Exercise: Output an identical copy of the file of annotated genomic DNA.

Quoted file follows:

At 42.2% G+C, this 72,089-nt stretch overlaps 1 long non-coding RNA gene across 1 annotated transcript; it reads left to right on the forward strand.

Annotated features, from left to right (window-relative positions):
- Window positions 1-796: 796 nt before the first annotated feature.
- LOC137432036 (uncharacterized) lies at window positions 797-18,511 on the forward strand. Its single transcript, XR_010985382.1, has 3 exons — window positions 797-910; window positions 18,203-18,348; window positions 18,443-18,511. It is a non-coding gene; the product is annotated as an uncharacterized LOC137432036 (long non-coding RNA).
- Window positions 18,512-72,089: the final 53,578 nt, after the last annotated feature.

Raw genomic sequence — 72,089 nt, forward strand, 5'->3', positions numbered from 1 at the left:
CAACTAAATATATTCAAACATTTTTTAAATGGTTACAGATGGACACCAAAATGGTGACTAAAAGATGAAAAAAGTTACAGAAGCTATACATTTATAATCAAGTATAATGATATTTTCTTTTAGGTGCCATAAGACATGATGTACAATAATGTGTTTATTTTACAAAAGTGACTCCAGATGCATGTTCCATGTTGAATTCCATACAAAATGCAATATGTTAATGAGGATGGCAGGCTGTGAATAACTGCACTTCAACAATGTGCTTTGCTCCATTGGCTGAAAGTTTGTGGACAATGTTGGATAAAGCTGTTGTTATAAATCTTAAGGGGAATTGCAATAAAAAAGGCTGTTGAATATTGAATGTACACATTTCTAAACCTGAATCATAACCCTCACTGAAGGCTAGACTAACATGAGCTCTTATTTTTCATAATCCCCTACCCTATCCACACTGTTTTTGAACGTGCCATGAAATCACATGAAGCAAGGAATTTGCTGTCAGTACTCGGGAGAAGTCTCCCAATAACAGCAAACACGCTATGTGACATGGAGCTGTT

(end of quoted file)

At 42.2% G+C, this 72,089-nt stretch overlaps 1 long non-coding RNA gene across 1 annotated transcript; it reads left to right on the forward strand.

Annotated features, from left to right (window-relative positions):
- Window positions 1-796: 796 nt before the first annotated feature.
- LOC137432036 (uncharacterized) lies at window positions 797-18,511 on the forward strand. Its single transcript, XR_010985382.1, has 3 exons — window positions 797-910; window positions 18,203-18,348; window positions 18,443-18,511. It is a non-coding gene; the product is annotated as an uncharacterized LOC137432036 (long non-coding RNA).
- Window positions 18,512-72,089: the final 53,578 nt, after the last annotated feature.

Raw genomic sequence — 72,089 nt, forward strand, 5'->3', positions numbered from 1 at the left:
CAACTAAATATATTCAAACATTTTTTAAATGGTTACAGATGGACACCAAAATGGTGACTAAAAGATGAAAAAAGTTACAGAAGCTATACATTTATAATCAAGTATAATGATATTTTCTTTTAGGTGCCATAAGACATGATGTACAATAATGTGTTTATTTTACAAAAGTGACTCCAGATGCATGTTCCATGTTGAATTCCATACAAAATGCAATATGTTAATGAGGATGGCAGGCTGTGAATAACTGCACTTCAACAATGTGCTTTGCTCCATTGGCTGAAAGTTTGTGGACAATGTTGGATAAAGCTGTTGTTATAAATCTTAAGGGGAATTGCAATAAAAAAGGCTGTTGAATATTGAATGTACACATTTCTAAACCTGAATCATAACCCTCACTGAAGGCTAGACTAACATGAGCTCTTATTTTTCATAATCCCCTACCCTATCCACACTGTTTTTGAACGTGCCATGAAATCACATGAAGCAAGGAATTTGCTGTCAGTACTCGGGAGAAGTCTCCCAATAACAGCAAACACGCTATGTGACATGGAGCTGTT